Here is a summary of our understanding of the key Stage 3 Guidelines for musical performances:
- Rehearsals, Recording and Scoring Sessions, and Streaming Performances Without an Audience
- Musicians performing on acoustic, electric, electronic and computer based instruments in a studio or location not open to the general public may do so without a set limit to the number of musicians and other workers (crew, technical workers, engineers, administration) allowed, but must observe other public safety measures (distancing, hand hygiene, contact tracing, etc.).
- This means that rehearsals, sound recording, recording for the screen, being filmed playing or miming an instrument on a film / television set and live performances for live or on demand distribution, without any audience in attendance, may occur under fewer limitations than if there is an audience involved.
- Performances at restaurants and bars
- Establishments must take appropriate measures to ensure physical distancing of at least two metres between patrons from different tables, unless separated by plexiglass or some other impermeable barrier. Otherwise outside of the City of Toronto there is no specific limit on the number of patrons allowed in the establishment.
- Establishments in the City of Toronto have additional restrictions imposed by By-law 665-2020, that customers must stay seated except when a customer is entering or exiting the area, travelling to and from the premises’ washroom or paying and that no more than 100 persons are permitted to be inside the premises at any one time. Establishments may apply fo an exemption for up to 200 persons.
- Singing or music may be performed by a person or group at the restaurant or bar, with restrictions, including barriers between the stage and patrons if there are vocalists, wind or brass players performing, and physical distancing. Dancing may only be performed by someone working at the establishment with restrictions.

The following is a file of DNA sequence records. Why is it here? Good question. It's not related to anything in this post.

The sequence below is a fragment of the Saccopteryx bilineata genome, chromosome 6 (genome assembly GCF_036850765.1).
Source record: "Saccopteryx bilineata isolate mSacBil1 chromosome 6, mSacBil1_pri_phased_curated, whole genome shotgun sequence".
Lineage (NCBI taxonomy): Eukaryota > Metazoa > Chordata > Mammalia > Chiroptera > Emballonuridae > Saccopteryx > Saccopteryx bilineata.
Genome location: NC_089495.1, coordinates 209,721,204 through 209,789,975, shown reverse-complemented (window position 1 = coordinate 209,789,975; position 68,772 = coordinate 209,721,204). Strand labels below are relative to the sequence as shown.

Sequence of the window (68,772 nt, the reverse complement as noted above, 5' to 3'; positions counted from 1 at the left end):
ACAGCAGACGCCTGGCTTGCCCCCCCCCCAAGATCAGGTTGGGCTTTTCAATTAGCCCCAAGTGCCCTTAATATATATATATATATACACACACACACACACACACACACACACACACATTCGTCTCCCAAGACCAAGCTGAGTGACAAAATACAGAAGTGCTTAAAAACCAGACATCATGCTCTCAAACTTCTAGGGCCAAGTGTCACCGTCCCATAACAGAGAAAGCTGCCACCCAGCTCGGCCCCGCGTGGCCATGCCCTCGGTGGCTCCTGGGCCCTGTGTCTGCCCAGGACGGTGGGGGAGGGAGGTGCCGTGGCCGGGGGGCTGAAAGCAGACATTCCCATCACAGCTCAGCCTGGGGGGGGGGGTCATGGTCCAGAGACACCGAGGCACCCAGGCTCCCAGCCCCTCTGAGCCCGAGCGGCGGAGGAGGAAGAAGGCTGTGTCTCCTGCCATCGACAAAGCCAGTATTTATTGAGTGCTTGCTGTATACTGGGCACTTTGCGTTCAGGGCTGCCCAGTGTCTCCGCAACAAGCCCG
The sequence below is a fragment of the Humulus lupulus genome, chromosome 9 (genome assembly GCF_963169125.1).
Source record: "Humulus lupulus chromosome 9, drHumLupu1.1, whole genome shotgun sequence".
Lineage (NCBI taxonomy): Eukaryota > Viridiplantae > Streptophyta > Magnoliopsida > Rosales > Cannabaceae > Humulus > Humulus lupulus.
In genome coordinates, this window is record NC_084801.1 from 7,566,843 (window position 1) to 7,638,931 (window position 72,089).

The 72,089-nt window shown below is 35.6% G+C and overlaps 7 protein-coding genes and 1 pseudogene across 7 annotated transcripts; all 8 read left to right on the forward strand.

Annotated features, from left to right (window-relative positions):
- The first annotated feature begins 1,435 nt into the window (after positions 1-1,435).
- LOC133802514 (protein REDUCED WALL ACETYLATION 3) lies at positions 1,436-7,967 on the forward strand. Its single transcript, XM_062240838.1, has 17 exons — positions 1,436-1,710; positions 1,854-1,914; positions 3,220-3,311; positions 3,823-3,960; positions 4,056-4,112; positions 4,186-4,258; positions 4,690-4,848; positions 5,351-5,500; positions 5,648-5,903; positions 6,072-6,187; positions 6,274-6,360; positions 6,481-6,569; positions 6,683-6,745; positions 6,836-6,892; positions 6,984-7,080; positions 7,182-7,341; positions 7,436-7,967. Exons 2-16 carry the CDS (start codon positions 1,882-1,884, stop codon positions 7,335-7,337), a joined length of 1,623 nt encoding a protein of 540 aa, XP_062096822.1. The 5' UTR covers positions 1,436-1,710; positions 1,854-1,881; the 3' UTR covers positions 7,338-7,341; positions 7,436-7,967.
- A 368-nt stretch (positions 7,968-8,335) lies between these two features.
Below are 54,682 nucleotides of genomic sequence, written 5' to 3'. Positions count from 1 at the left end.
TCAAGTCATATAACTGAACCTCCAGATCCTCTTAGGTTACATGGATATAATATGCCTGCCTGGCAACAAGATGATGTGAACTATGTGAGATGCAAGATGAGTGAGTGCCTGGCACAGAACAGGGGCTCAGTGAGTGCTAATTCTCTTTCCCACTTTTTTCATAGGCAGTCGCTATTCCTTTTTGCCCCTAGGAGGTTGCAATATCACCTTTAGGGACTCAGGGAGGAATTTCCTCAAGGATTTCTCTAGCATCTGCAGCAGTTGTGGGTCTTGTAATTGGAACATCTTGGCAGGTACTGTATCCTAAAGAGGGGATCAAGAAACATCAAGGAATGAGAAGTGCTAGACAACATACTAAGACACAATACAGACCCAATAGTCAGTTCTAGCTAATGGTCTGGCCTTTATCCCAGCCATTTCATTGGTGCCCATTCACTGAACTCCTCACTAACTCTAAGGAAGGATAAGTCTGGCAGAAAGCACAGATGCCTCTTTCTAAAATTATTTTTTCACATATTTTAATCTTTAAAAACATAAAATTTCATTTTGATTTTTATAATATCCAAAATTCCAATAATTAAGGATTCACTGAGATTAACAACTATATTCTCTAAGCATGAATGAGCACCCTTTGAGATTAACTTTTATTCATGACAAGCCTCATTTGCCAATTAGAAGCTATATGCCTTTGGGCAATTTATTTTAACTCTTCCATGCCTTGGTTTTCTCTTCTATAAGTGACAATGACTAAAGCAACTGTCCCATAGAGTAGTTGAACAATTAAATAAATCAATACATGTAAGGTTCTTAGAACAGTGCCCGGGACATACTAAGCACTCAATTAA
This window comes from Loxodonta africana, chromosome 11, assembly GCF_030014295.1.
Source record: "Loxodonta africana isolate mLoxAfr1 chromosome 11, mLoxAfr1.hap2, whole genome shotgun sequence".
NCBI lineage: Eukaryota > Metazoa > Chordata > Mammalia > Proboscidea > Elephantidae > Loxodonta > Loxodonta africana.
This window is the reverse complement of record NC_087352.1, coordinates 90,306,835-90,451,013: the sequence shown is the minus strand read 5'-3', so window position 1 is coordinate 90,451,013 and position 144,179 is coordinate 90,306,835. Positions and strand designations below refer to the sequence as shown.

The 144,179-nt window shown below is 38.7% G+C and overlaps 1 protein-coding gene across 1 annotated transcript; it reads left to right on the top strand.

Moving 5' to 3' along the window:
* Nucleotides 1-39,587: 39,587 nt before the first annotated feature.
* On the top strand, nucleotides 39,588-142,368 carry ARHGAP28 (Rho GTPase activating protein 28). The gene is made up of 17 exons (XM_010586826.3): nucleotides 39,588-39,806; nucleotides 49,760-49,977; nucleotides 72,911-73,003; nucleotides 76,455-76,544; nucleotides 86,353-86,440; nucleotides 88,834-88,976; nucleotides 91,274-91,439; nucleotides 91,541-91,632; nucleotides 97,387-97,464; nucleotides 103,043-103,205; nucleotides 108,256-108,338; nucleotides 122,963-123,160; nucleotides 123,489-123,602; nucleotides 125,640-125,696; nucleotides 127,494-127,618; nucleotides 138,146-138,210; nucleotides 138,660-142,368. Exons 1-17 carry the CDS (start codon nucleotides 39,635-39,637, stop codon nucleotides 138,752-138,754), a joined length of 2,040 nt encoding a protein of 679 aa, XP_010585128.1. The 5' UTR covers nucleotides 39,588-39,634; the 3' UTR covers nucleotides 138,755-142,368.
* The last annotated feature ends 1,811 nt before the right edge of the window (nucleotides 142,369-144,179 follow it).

- Performances at religious services, rites or ceremonies, and wedding ceremonies or funeral services
- People gathering indoors for religious services, rites or ceremonies, and wedding ceremonies or funeral services, can continue to fill up to 30 per cent of the capacity of the particular room, as introduced in Stage 2.
- Singing or music may be performed by a person or group at the religious service, rite or ceremony, with restrictions, including barriers between the performance location and patrons when vocalists, wind or brass players are performing, and physical distancing. Dancing may only be performed by someone working at the service, rite or ceremony, with restrictions.
- Performances elsewhere (at a planned or spontaneous event, indoors or outdoors, such as a community event or gathering, wedding reception, funeral reception, concert, live show, festival, conference, parade, sporting event, fundraiser, fair, festival, or open house).
- Indoor gathering limit is a maximum of 50 people;
- Outdoor gathering limit is a maximum of 100 people;
- People at their place of work, including performers and crews, do not count towards gathering limits;
- Performers must maintain physical distancing of two metres from every other person, except from other performers where necessary for purposes of the performance; and
- Plexiglass or some other impermeable barrier is required between the audience and the stage when the performance involves vocalists, brass or wind players.
Questions referred to the Committee’s public health experts:
- Can an assured distance of 4 – 6 m between singers/performers of wind instruments and attendees provide the same protection as an impermeable barrier? If so, the updating of the guideline to allow for either an impermeable barrier or a 4 – 6 m distance would assist more producers and venues to put on live performing arts events safely.
- Can the maximum number of attendees gathering be increased to allow for gatherings at 30% of capacity, like religious services, or perhaps even greater, using additional restrictions? such as:
- Mandatory masks for all attendees;
- Limited speaking opportunities and perhaps even speaking, singing, and shouting restrictions for audience members;
- Limited alcohol availability and perhaps even alcohol restrictions;
- Reasonable time limits applied to events, nevertheless no longer than the length of time it would take for the performances / works / songs / repertoire planned for; and/or
- The discouraging of intermissions or breaks in performance where they can be prevented.
Increasing gathering limits under the above conditions would allow for performances to become more economically viable than under current restrictions.